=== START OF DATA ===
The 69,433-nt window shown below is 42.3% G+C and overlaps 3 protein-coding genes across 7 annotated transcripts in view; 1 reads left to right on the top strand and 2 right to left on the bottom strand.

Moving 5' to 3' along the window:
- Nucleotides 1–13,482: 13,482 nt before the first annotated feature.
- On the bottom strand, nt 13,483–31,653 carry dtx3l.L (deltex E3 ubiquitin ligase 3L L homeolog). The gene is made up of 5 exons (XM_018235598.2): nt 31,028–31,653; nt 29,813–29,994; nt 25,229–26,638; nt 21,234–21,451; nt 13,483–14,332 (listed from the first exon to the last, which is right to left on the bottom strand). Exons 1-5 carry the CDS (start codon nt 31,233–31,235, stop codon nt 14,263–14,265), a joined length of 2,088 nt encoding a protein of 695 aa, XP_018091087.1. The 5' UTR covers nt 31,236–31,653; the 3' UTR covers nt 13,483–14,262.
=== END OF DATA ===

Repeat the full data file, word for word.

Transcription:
The 69,433-nt window shown below is 42.3% G+C and overlaps 3 protein-coding genes across 7 annotated transcripts in view; 1 reads left to right on the top strand and 2 right to left on the bottom strand.

Moving 5' to 3' along the window:
- Nucleotides 1–13,482: 13,482 nt before the first annotated feature.
- On the bottom strand, nt 13,483–31,653 carry dtx3l.L (deltex E3 ubiquitin ligase 3L L homeolog). The gene is made up of 5 exons (XM_018235598.2): nt 31,028–31,653; nt 29,813–29,994; nt 25,229–26,638; nt 21,234–21,451; nt 13,483–14,332 (listed from the first exon to the last, which is right to left on the bottom strand). Exons 1-5 carry the CDS (start codon nt 31,233–31,235, stop codon nt 14,263–14,265), a joined length of 2,088 nt encoding a protein of 695 aa, XP_018091087.1. The 5' UTR covers nt 31,236–31,653; the 3' UTR covers nt 13,483–14,262.